15. Make it possible for you to get and adjust to a job during the period of employment assistance, or
  16. Make it possible for you to be fully independent in your daily living
  17. Making health condition harder to treat. If a veteran is getting VA care or scheduled for inpatient care for a health condition and the veteran needs dental care for a dental issue that is making his or her health condition harder to treat, the veteran is in Class VI and may qualify for dental care to treat the dental issue that a VA dental care provider finds is making the health condition the veteran is being treated for harder to treat.
  18. Homeless Vet dental program. If the veteran is signed up to get care through the Homeless Veterans Dental Program (VHA Directive 2007-039), the veteran is in Class IIB and may qualify for a one-time course of dental care that a VA dental care provider concludes the veteran needs to achieve any one of the following: Relieve the veteran’s pain, help the veteran get a job, or treat gum infections that can lead to pain, swelling, and bone and tooth loss.
  19. Domiciliary Care. If the Veteran is getting care in a hospital, nursing home, or other supervised homelike setting, the veteran is in Inpatient Status and may qualify for dental service that a VA dental care provider, working with the veteran’s primary care provider, concludes the veteran needs to manage a health condition a doctor is currently treating the veteran for.

If a Veteran cannot get VA dental care benefits, they may be able to buy dental insurance at a reduced cost through the VA Dental Insurance Program (VADIP) if the veteran meets at least one of the requirements listed below.

  1. The veteran is signed up for VA health care or
  2. The veteran is signed up for our Civilian Health and Medical Program (also called CHAMPVA, a health insurance program for dependents of Veterans).

Multiple plan options allow individuals to select a plan that provides benefits and premiums that meet their dental needs and budget. You may click each insurer’s link for specific information regarding registration, rates and services, or call Delta Dental at 1-855-370-3303 or MetLife at 1-888-310-1681. Read about VADIP at https://www.va.gov/healthbenefits/VADIP/.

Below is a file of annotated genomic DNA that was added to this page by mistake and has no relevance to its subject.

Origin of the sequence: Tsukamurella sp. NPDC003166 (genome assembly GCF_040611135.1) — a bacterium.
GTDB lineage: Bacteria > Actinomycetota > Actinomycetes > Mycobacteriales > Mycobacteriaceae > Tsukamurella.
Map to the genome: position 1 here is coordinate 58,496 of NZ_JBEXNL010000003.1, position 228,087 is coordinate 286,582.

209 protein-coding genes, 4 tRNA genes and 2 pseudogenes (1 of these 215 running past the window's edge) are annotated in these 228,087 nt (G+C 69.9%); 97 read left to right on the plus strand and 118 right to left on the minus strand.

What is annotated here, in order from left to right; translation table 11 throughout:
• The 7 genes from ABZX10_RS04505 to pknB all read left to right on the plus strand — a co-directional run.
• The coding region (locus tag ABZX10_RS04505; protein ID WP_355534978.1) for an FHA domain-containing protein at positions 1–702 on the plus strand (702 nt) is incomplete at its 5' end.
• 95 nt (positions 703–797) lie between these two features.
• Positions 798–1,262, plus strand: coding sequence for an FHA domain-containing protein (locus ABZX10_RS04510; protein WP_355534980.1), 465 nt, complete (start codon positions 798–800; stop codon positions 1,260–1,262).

Eligible Veterans in the Lowcountry and Savannah and Hinesville, Ga., should sign up for VA Medical Care at the Ralph H. Johnson VA Health Care System (previously RHJVA Medical Center), one of its seven Community Based Out Patient Clinics (CBOCs & Annex), or online at https:// www.va.gov/health-care/apply/application/introduction.

Find the VA Enrollment for Health Care Application Form and instructions at https://www.va.gov/vaforms/medical/pdf/10-10EZ-fillable.pdf.

As the author of this article, I (Larry Dandridge) thank the Chief of the Ralph Johnson VA Dental Clinic, Doctor Ryne Johnson and the RHJVAHCS Public Affairs Officer, Howard (Wayne) Capps for allowing me to interview them on VA Dental Benefits.

Larry Dandridge is a Vietnam War era wounded warrior, a combat and 100 percent disabled veteran, an ex-Enlisted Infantryman, an Ex-Warrant Officer Attack Helicopter Pilot and Test-pilot, and a retired Lt. Colonel. He is a past Veterans Service Officer, and a current volunteer Patient Adviser, CEO Advisory Council Member, and Patient and Family Advisory Committee Member at the RHJ VA Health Care System. He is also the Fisher House Charleston volunteer Good Will Ambassador and the VP for Veteran and Retiree Affairs for the Coastal Carolina Army Association of the U.S. Army (AUSA) Chapter. Larry is the author of the award-winning, non-fiction, and action-packed BLADES OF THUNDER (Book One) and contributing free-lance writer with The Island News. You can email him at LDandridge@earthlink.net.

EDITOR’S NOTES

These columns are not meant to replace carefully reading the Federal Veterans’ benefits information at www.va.gov and other locations or the State of S.C. Veterans benefit information at https://scdva.sc.gov. Anyone seeking advice on veterans’ benefits are advised to seek the advice and assistance of a Veterans Assistance Officer or another certified Veterans Advisor.

Larry Dandridge is not an employee of The Island News and his opinions are his alone. Although every precaution has been taken in the preparation of these articles, the publisher and author assume no responsibility for errors or omissions. Neither is any liability assumed by the author or The Island News for damages resulting from the use of information contained herein.